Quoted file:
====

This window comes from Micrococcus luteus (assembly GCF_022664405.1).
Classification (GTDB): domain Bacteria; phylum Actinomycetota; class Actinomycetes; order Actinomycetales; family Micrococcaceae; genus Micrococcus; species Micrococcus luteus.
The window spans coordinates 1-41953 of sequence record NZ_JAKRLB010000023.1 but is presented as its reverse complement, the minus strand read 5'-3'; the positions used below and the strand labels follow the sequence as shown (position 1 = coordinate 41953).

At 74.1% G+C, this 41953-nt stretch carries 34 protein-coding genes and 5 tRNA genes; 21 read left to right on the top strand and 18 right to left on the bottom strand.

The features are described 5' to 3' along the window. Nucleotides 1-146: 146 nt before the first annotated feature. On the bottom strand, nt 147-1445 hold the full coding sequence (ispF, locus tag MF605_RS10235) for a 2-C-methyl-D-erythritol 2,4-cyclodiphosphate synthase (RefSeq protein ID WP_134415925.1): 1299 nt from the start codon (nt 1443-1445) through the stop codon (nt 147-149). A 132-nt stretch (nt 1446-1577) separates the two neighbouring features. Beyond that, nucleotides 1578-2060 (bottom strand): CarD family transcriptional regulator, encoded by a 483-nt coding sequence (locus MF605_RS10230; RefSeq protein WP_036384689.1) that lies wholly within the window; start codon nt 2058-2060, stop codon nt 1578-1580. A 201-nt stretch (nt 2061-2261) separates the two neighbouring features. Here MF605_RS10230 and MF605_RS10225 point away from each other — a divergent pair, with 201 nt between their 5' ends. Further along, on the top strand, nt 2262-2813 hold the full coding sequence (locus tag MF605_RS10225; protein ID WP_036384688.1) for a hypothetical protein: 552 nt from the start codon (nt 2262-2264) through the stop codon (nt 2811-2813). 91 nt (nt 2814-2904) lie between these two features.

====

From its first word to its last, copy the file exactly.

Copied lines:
This window comes from Micrococcus luteus (assembly GCF_022664405.1).
Classification (GTDB): domain Bacteria; phylum Actinomycetota; class Actinomycetes; order Actinomycetales; family Micrococcaceae; genus Micrococcus; species Micrococcus luteus.
The window spans coordinates 1-41953 of sequence record NZ_JAKRLB010000023.1 but is presented as its reverse complement, the minus strand read 5'-3'; the positions used below and the strand labels follow the sequence as shown (position 1 = coordinate 41953).

At 74.1% G+C, this 41953-nt stretch carries 34 protein-coding genes and 5 tRNA genes; 21 read left to right on the top strand and 18 right to left on the bottom strand.

The features are described 5' to 3' along the window. Nucleotides 1-146: 146 nt before the first annotated feature. On the bottom strand, nt 147-1445 hold the full coding sequence (ispF, locus tag MF605_RS10235) for a 2-C-methyl-D-erythritol 2,4-cyclodiphosphate synthase (RefSeq protein ID WP_134415925.1): 1299 nt from the start codon (nt 1443-1445) through the stop codon (nt 147-149). A 132-nt stretch (nt 1446-1577) separates the two neighbouring features. Beyond that, nucleotides 1578-2060 (bottom strand): CarD family transcriptional regulator, encoded by a 483-nt coding sequence (locus MF605_RS10230; RefSeq protein WP_036384689.1) that lies wholly within the window; start codon nt 2058-2060, stop codon nt 1578-1580. A 201-nt stretch (nt 2061-2261) separates the two neighbouring features. Here MF605_RS10230 and MF605_RS10225 point away from each other — a divergent pair, with 201 nt between their 5' ends. Further along, on the top strand, nt 2262-2813 hold the full coding sequence (locus tag MF605_RS10225; protein ID WP_036384688.1) for a hypothetical protein: 552 nt from the start codon (nt 2262-2264) through the stop codon (nt 2811-2813). 91 nt (nt 2814-2904) lie between these two features.